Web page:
My husband and I hoped to learn more about how dietary intervention could help us to control our blood pressure and cholesterol levels.
I have a form of genetically inherited kidney disease that is linked to high blood pressure and cholesterol, and an increased risk of strokes. I spent a week at Bath’s Royal United hospital last year, having suffered stress-induced heart problems (*Takotsubo Cardiomyopathy). As it wasn’t due to blocked arteries requiring surgical intervention, I wasn’t eligible for a Cardio Rehab programme, even though I had acute heart failure.
As this is a relatively uncommon condition, the GP I saw at my local surgery hadn’t heard of it and wasn’t able to give much practical advice. My weight is fairly good and I’m a non-smoker, but due to the heart problems last September, I do have to take medication and don’t want the dosages to have to be increased.
I find media reports on healthy eating somewhat confusing – ‘eat well’, don’t go low fat, don’t eat bad fat, follow a Mediterranean diet, don’t add sugar, eat 5 / 7 / 10 pieces of fruit and veg a day… There’s so much conflicting information out there, and so much advertising disguised as informed advice (yes, I fell for the ‘low fat is good’ myth) and it’s wonderful to be able to get honest, sensible, reliable advice.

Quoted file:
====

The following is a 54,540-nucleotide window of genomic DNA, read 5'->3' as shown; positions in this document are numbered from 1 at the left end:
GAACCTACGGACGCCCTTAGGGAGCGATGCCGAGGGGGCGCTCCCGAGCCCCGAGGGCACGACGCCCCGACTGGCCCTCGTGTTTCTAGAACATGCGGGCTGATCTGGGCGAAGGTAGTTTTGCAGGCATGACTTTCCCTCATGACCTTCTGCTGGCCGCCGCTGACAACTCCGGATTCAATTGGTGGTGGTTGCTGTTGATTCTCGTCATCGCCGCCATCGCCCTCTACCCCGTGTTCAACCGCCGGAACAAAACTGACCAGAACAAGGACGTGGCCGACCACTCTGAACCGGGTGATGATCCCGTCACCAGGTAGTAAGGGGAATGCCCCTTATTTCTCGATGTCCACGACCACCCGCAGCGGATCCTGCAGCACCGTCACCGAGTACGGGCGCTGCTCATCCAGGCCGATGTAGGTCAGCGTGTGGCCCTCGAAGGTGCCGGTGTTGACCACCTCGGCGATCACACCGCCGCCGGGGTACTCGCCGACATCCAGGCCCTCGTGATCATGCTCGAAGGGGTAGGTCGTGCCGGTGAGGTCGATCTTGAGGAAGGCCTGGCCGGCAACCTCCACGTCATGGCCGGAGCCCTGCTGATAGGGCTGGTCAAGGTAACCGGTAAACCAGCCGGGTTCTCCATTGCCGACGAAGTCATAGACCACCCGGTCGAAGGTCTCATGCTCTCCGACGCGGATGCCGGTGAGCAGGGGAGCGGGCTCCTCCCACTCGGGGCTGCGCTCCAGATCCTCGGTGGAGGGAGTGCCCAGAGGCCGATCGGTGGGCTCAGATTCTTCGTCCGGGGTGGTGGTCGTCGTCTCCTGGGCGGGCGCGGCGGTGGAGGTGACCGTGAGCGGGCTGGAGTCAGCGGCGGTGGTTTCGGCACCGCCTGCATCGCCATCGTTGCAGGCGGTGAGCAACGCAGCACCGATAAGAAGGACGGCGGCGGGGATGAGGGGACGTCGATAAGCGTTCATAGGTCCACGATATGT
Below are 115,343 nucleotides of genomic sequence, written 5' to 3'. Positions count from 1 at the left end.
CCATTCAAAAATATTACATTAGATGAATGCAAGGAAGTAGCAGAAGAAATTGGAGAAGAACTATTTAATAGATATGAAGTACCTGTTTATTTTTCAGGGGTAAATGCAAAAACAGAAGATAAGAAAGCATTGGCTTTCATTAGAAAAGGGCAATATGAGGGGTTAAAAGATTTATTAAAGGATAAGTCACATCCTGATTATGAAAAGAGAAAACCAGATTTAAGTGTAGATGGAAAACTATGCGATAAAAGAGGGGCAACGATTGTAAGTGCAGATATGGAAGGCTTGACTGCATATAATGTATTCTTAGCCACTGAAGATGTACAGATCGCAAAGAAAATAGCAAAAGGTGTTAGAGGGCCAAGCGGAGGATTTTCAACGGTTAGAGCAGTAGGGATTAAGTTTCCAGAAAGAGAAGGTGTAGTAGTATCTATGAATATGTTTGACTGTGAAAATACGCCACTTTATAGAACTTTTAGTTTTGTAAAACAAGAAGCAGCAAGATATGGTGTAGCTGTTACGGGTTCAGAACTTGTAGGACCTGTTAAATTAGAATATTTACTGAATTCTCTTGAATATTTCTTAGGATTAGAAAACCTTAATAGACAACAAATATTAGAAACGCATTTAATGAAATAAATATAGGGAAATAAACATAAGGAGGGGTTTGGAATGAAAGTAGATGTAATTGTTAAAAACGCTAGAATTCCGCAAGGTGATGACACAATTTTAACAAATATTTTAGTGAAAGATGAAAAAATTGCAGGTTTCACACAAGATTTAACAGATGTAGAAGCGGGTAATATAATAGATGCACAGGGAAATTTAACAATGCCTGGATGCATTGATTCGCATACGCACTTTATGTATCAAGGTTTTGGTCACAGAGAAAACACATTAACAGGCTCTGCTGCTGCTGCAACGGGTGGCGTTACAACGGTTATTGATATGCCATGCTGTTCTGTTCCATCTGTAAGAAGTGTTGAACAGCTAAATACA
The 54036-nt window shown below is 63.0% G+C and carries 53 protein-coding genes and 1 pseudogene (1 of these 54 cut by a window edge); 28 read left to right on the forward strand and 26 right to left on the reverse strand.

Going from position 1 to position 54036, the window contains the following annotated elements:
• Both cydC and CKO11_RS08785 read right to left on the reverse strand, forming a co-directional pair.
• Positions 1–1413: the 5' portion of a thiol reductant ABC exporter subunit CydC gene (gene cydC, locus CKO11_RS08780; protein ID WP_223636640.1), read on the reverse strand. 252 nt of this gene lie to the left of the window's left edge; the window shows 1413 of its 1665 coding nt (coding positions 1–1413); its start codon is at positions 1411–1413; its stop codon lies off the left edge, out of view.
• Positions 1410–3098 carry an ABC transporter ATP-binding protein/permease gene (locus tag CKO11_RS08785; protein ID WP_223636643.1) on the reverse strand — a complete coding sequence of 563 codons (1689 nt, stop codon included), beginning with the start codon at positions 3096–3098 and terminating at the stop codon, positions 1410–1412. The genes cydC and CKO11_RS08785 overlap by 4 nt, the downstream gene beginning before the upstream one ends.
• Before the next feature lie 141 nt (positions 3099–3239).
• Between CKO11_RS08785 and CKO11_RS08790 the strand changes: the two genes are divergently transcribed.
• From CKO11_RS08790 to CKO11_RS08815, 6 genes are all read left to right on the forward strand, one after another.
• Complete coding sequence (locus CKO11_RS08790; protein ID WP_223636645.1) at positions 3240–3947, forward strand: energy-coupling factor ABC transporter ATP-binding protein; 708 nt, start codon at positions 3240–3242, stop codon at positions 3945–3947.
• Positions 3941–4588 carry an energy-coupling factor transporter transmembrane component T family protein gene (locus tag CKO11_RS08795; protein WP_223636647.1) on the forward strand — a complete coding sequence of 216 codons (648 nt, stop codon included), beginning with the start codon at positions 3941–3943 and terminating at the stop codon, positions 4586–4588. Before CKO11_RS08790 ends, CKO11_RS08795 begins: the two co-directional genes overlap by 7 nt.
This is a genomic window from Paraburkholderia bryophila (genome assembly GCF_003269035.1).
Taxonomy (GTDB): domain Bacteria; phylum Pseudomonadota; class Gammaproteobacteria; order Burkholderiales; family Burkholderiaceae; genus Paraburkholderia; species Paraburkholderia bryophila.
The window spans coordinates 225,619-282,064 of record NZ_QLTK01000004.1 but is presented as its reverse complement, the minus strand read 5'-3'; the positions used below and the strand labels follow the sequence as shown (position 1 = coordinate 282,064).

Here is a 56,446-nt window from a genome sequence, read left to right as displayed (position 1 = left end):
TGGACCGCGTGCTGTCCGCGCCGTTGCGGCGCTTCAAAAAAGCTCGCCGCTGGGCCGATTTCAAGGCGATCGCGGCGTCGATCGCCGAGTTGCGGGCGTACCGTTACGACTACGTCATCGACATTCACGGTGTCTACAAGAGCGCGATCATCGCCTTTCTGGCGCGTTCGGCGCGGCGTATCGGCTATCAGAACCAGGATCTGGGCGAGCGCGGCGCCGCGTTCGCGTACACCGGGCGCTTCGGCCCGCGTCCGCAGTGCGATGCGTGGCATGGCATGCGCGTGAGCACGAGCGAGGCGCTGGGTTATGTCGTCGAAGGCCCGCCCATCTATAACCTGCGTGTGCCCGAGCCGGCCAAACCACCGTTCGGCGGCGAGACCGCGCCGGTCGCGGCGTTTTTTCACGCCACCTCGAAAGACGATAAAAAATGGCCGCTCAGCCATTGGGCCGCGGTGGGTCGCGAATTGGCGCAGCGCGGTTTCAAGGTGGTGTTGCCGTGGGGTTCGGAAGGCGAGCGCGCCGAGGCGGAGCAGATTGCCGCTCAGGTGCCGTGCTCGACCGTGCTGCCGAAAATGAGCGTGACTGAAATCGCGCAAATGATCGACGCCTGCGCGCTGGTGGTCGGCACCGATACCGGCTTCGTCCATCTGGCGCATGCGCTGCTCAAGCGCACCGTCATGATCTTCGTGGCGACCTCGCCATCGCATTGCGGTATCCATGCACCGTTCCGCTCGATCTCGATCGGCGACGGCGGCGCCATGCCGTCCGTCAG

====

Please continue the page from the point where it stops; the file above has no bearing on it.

Thanks to the advice from the Cardiologist’s Kitchen team, I gained the confidence to do increasing amounts of exercise and now, one year on, I feel that I have more-or-less recovered. I have started making more of an effort to do some activities that make my heart work harder and leave me slightly breathless – for example, I recently went swimming for the first time in years!
I’ve got my life back! I also feel that I’m taking control of my own heart health through informed food choices. I have started making little tweaks to our food choices such as carb swaps, and looking for nitrate-rich vegetables. I hope that one day there will be a Cardiologist’s Kitchen cook book.
Prevention is surely better than cure. Thank you to the Cardiologist’s Kitchen team – I do hope this initiative continues.
*Takotsubo Cardiomyopathy This condition is also called acute stress-induced cardiomyopathy, broken heart syndrome and apical ballooning syndrome.
Takotsubo cardiomyopathy was first reported in Japan in 1990. The word ’Takotsubo’ means ‘octopus pot’ in Japanese, as the left ventricle of the heart changes into a similar shape as the pot – developing a narrow neck and a round bottom.
The condition can develop at any age, but typically affects more women than men.
The good news is that often the condition is temporary and reversible.